By Johannes Kaesmacher MD, University Institute of Diagnostic and Interventional Neuroradiology, University Hospital Bern, Switzerland
Complex interactions of the heart and the brain are not confined to everyday life decisions. In acute ischemic stroke, a new research avenue has emerged focusing on the manifold interactions of the heart-brain axis before, during and after an acute ischemic event. Although mechanistically intuitive, the causal association of structural or functional abnormalities of the heart and the etiology of ischemic stroke remains an important field of research.
While echocardiography is the primary imaging modality for cardiac work-up after an acute ischemic stroke, hyperacute cardiac CT imaging offers the unique opportunity to avoid the inherent temporal dissociation of the potentially acute cardio-embolic event, and its diagnostic work-up (usually performed with a delay of 1-3 days). Furthermore, cardiac CT imaging may provide useful information regarding the presence and degree of coronary artery disease, prompting changes concerning the prevention management, and helps to inform treatment decisions in acute ischemic stroke patients with raised Troponin.
However, while promising results of hyperacute cardiac CT scans in acute ischemic stroke have been reported by several research groups (see further reading), many unknowns remain to be resolved. These range from technical consideration and diagnostic yield oriented questions (i.e. mode of electrocardiogram gating), over patient selection, to the overall feasibility of this technique in the acute clinical situation. Several ongoing prospective studies aim at answering some of these important questions.
Let’s take a quick look at some of these studies.
The Mind the Heart cohort study will include 407 consecutive IVT/EVT eligible acute ischemic stroke patients undergoing electrocardiogram-gated CTA of the entire heart brain axis. All of these patients are envisaged to receive transthoracic echocardiography as standard of care, thus allowing for adequate diagnostic accuracy comparisons. The VASCU trial will randomize 260 stroke or transient ischemic attack patients to receive either “routine imaging assessment” or a low-dose, whole-body angiography (including electrocardiogram-gated cardiac CT). The latter can be followed by routine imaging assessments if required. In this trial, the primary outcome will be a compound endpoint defined as the detection of at least one pathology requiring specific treatment/change in management. In the CCT Stroke trial, which is a single group assignment open label trial, a cardiac CT scan will supplement the initial CT angiography of the cerebral and cervical arteries in 400 patients, to assess the prevalence of cardiac thrombus on the cardiac CT scan in the first hours after a cerebral infarction.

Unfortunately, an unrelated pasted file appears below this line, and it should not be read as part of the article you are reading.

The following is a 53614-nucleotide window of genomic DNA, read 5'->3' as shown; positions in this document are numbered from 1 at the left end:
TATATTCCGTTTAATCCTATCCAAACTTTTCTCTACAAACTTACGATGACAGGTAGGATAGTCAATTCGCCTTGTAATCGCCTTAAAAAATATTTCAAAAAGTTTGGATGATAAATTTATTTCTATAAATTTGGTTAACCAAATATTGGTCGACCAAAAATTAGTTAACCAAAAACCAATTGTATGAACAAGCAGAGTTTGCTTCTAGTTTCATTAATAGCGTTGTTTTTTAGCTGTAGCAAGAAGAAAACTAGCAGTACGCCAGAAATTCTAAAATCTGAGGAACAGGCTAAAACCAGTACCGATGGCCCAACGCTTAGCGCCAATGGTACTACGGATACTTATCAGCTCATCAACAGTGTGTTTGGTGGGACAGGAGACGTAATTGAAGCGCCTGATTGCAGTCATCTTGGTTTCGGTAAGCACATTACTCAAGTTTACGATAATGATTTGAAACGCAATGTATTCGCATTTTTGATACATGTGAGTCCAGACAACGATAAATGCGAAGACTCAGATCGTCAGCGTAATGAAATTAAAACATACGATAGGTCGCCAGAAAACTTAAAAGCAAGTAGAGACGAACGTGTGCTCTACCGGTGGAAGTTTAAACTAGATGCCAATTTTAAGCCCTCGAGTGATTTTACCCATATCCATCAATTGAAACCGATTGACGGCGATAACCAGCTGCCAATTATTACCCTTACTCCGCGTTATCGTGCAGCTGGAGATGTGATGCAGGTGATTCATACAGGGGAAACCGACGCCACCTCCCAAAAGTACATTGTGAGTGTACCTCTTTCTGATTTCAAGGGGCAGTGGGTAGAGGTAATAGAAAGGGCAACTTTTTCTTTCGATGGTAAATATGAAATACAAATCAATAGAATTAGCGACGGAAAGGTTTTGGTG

While being partially complementary, there are significant differences regarding CT protocols and patient population in the aforementioned trials warranting detailed analysis of the eagerly awaited results.
When interviewing Imogen Cunningham about her favorite photograph she answered “The one I am going to take tomorrow”. We may find out soon whether, in patients with acute ischemic stroke, tomorrow remains the favorite time point for the work-up of cardiac pathologies and echocardiography remains the best-suited camera.
Camen S, Haeusler KG, Schnabel RB. Cardiac Imaging After Ischemic Stroke or Transient Ischemic Attack. Curr. Neurol. Neurosci. Rep. 2020;20:36.
Hur J, Choi BW. Ischemic Stroke: The Role of Cardiac CT. 2019. p. 635–645.
Groeneveld N-S, Guglielmi V, Leeflang MMG, Matthijs Boekholdt S, Nils Planken R, Roos YBWEM, Majoie CBLM, Coutinho JM. CT angiography vs echocardiography for detection of cardiac thrombi in ischemic stroke: a systematic review and meta-analysis. J. Neurol. 2020;267:1793–1801.
Ongoing cohort studies:
Mind The Heart – Poster available at: https://www.morressier.com/article/mind-heart-cardiac-ctangiography-acute-phase-ischemic-stroke/5b9a8cf9dbd47e000fbf555e
Published emergent cardiac CT together with initial stroke etiologic work-up studies (This list is not intended to be exhaustive):
Popkirov S, Schlegel U, Weber W, Kleffner I, Altenbernd J. Cardiac Imaging Within Emergency CT Angiography for Acute Stroke Can Detect Atrial Clots. Front. Neurol. 2019;10.
Guglielmi V, Planken RN, Mihl C, Niesen S, Staals J, Coutinho JM, Postma AA. Non-gated cardiac CT angiography for detection of cardio-aortic sources of embolism in the acute phase of ischaemic stroke. J. Neurol. Neurosurg. Psychiatry. 2020;91:442–443.
Furtado AD, Adraktas DD, Brasic N, Cheng S-C, Ordovas K, Smith WS, Lewin MR, Chun K, Chien JD, Schaeffer S, et al. The Triple Rule-Out for Acute Ischemic Stroke: Imaging the Brain, Carotid Arteries, Aorta, and Heart. Am. J. Neuroradiol. 2010;31:1290–1296.
Yeo LLL, Holmin S, Andersson T, Lundström E, Gopinathan A, Lim EL, Leong BSH, Kuan W Sen, Ting E, Tan BYQ, et al. Nongated Cardiac Computed Tomographic Angiograms for Detection of Embolic Sources in Acute Ischemic Stroke. Stroke. 2017;48:1256–1261.
Boussel L, Cakmak S, Wintermark M, Nighoghossian N, Loffroy R, Coulon P, Derex L, Cho TH, Douek PC. Ischemic Stroke: Etiologic Work-up with Multidetector CT of Heart and Extra- and Intracranial Arteries. Radiology. 2011;258:206–212.